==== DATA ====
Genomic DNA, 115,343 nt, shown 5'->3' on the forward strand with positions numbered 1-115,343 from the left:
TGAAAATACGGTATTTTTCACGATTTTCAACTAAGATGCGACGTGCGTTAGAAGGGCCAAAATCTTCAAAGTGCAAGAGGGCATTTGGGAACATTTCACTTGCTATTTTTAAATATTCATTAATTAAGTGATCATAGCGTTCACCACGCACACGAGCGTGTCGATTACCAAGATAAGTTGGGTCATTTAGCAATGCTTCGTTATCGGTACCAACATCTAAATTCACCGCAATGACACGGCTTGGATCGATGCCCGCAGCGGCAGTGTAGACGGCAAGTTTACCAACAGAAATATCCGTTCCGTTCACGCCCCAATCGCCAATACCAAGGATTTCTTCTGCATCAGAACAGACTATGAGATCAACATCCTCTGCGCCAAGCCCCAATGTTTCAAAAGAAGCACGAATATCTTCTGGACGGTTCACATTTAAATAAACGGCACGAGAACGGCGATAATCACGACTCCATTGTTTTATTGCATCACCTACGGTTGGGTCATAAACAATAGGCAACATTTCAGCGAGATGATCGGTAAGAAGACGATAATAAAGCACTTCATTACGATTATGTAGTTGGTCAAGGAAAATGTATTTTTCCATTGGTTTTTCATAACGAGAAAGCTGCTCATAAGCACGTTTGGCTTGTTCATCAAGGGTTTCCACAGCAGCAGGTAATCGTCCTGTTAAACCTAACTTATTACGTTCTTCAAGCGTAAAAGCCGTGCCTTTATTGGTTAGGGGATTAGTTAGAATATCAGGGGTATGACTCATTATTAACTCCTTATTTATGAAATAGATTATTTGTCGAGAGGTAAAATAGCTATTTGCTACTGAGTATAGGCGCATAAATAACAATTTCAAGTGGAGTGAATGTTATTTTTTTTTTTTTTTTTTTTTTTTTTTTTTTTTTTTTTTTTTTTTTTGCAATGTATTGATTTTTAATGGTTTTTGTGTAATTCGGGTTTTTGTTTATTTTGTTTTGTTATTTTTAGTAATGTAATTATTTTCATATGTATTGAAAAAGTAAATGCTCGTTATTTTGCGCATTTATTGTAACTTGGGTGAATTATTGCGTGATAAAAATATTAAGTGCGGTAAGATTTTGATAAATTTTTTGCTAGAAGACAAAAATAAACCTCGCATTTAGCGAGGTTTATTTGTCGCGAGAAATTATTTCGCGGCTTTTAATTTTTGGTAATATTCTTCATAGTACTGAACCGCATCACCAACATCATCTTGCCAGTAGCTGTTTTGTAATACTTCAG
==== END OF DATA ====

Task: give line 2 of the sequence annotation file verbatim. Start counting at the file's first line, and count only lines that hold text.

TGAAAATACGGTATTTTTCACGATTTTCAACTAAGATGCGACGTGCGTTAGAAGGGCCAAAATCTTCAAAGTGCAAGAGGGCATTTGGGAACATTTCACTTGCTATTTTTAAATATTCATTAATTAAGTGATCATAGCGTTCACCACGCACACGAGCGTGTCGATTACCAAGATAAGTTGGGTCATTTAGCAATGCTTCGTTATCGGTACCAACATCTAAATTCACCGCAATGACACGGCTTGGATCGATGCCCGCAGCGGCAGTGTAGACGGCAAGTTTACCAACAGAAATATCCGTTCCGTTCACGCCCCAATCGCCAATACCAAGGATTTCTTCTGCATCAGAACAGACTATGAGATCAACATCCTCTGCGCCAAGCCCCAATGTTTCAAAAGAAGCACGAATATCTTCTGGACGGTTCACATTTAAATAAACGGCACGAGAACGGCGATAATCACGACTCCATTGTTTTATTGCATCACCTACGGTTGGGTCATAAACAATAGGCAACATTTCAGCGAGATGATCGGTAAGAAGACGATAATAAAGCACTTCATTACGATTATGTAGTTGGTCAAGGAAAATGTATTTTTCCATTGGTTTTTCATAACGAGAAAGCTGCTCATAAGCACGTTTGGCTTGTTCATCAAGGGTTTCCACAGCAGCAGGTAATCGTCCTGTTAAACCTAACTTATTACGTTCTTCAAGCGTAAAAGCCGTGCCTTTATTGGTTAGGGGATTAGTTAGAATATCAGGGGTATGACTCATTATTAACTCCTTATTTATGAAATAGATTATTTGTCGAGAGGTAAAATAGCTATTTGCTACTGAGTATAGGCGCATAAATAACAATTTCAAGTGGAGTGAATGTTATTTTTTTTTTTTTTTTTTTTTTTTTTTTTTTTTTTTTTTTTTTTTTTGCAATGTATTGATTTTTAATGGTTTTTGTGTAATTCGGGTTTTTGTTTATTTTGTTTTGTTATTTTTAGTAATGTAATTATTTTCATATGTATTGAAAAAGTAAATGCTCGTTATTTTGCGCATTTATTGTAACTTGGGTGAATTATTGCGTGATAAAAATATTAAGTGCGGTAAGATTTTGATAAATTTTTTGCTAGAAGACAAAAATAAACCTCGCATTTAGCGAGGTTTATTTGTCGCGAGAAATTATTTCGCGGCTTTTAATTTTTGGTAATATTCTTCATAGTACTGAACCGCATCACCAACATCATCTTGCCAGTAGCTGTTTTGTAATACTTCAG